Abu Dhabi Sustainability Week: local and global partnerships are key to ensuring the UAE's food security

Thanks to the Emirates' strong ties with other governments, the country is able to import 90 per cent of its food

Abu Dhabi, U.A.E., January 5, 2018.  The Abu Dhabi Fruits and Vegetable Market at Port Zayed is the main fruit and vegetable market at Abu Dhabi, UAE.  A local resident picks out some fresh eggplant at the vegetable market.
Victor Besa / The National
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This column is part of a series of exclusive insights ahead of Abu Dhabi Sustainability Week, being held from January 11-18, 2020.

A country's ability to act sustainably determines its successful development. In the context of food security, sustainability means enabling all citizens and residents to have access to sufficient nutritious food at affordable prices at all times.

In devising the food strategy, my colleagues and I were acutely aware that its success would depend on our ability to create meaningful partnerships that involve the community

As UAE Minister of State for Food Security, it is my duty to ensure that the UAE’s growing population is sufficiently fed and that the national food supply chain runs sustainably even during emergencies. This task will become all the more important as the population of the country is expected to grow to another million or so people over the next 20 years. When you take the UAE’s adverse crop growing conditions into account – its poor soil quality, shrinking groundwater levels, lack of arable land and low annual rainfall – it is not difficult to see that harvest to table is something of a challenge.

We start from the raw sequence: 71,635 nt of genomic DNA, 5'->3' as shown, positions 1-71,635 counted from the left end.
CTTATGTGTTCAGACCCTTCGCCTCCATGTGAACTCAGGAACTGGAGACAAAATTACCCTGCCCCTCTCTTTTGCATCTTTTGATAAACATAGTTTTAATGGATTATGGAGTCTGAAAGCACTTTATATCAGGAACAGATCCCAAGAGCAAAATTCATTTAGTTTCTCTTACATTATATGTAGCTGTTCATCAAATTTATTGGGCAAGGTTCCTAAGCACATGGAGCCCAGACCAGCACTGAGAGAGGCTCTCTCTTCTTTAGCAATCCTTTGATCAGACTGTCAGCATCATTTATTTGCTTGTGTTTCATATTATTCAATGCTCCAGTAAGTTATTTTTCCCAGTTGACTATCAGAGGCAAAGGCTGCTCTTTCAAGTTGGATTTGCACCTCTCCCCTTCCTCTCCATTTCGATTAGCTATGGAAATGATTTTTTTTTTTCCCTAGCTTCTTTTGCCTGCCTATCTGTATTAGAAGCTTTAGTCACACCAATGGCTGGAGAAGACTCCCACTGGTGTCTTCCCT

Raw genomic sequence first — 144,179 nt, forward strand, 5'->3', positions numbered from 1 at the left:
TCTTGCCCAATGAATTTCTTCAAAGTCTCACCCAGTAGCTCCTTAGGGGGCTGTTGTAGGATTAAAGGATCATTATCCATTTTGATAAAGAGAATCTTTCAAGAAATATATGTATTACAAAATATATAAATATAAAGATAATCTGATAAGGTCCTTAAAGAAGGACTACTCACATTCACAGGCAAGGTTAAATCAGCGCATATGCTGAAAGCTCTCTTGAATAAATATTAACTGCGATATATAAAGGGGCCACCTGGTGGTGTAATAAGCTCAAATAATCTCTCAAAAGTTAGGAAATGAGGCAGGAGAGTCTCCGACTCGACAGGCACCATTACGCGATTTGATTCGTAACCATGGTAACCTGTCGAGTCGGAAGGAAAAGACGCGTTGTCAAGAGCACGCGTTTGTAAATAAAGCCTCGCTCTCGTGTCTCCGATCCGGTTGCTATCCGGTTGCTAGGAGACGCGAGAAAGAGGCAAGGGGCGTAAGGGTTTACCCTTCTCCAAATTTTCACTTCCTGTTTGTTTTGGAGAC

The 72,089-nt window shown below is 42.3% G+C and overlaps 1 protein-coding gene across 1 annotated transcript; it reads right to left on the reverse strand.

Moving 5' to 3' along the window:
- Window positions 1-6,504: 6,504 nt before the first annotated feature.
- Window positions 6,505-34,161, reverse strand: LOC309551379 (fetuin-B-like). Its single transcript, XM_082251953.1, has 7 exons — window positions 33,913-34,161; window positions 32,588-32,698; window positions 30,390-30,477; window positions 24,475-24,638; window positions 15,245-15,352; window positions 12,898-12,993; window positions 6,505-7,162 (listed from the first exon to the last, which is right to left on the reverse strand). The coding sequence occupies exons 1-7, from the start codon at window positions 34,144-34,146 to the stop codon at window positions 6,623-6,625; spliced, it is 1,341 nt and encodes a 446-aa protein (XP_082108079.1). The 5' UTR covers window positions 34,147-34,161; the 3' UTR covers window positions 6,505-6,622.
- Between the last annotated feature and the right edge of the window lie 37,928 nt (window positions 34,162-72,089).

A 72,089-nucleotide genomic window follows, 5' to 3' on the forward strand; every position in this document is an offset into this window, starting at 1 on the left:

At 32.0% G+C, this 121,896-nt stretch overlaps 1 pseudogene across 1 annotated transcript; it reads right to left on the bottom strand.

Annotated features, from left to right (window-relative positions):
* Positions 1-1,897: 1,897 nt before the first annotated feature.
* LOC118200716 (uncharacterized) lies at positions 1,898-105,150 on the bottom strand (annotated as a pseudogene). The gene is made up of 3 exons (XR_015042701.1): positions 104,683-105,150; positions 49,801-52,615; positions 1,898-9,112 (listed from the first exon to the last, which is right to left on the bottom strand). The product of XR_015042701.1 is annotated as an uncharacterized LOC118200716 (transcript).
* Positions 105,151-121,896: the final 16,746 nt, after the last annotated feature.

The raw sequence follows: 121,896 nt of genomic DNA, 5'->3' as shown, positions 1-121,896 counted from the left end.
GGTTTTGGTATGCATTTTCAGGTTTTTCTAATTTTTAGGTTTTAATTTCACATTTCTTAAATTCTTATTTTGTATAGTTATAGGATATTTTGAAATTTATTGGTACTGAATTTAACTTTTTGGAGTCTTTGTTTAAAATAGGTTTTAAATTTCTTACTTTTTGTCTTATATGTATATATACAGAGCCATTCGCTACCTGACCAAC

Thanks to the UAE leadership forming friendly relations with other governments, the country has created strong import supply chains that deliver 90 per cent of its total food. Although these have placed the country comfortably at the 21st place on the Global Food Security Index, it means that it remains vulnerable to global supply chain disruptions.

ABU DHABI, UNITED ARAB EMIRATES. 10 JANUARY 2019. Masdar Farm smart farming initiative, ahead of Abu Dhabi sustainability week. Kyle Wagner, Head of Operations at Madar Farms shows the inside of the Smart Farming retrofitted shipping container that grows 4 tons of leavy  greens per year. (Photo: Antonie Robertson/The National) Journalist: Nick Webster. Section: National.
Kyle Wagner, head of operations at Madar Farms shows the insides of a retrofitted shipping container that grows four tonnes of leafy greens per year. Antonie Robertson / The National

To reduce the UAE’s heavy reliance on food imports, in November 2018 my colleagues and I launched the National Food Security Strategy to take the UAE from its current place of 21 on the index to being among the top 10 by 2021 and number one by 2051. In devising the strategy, we were acutely aware that its success would depend on our ability to create meaningful partnerships that involve the community.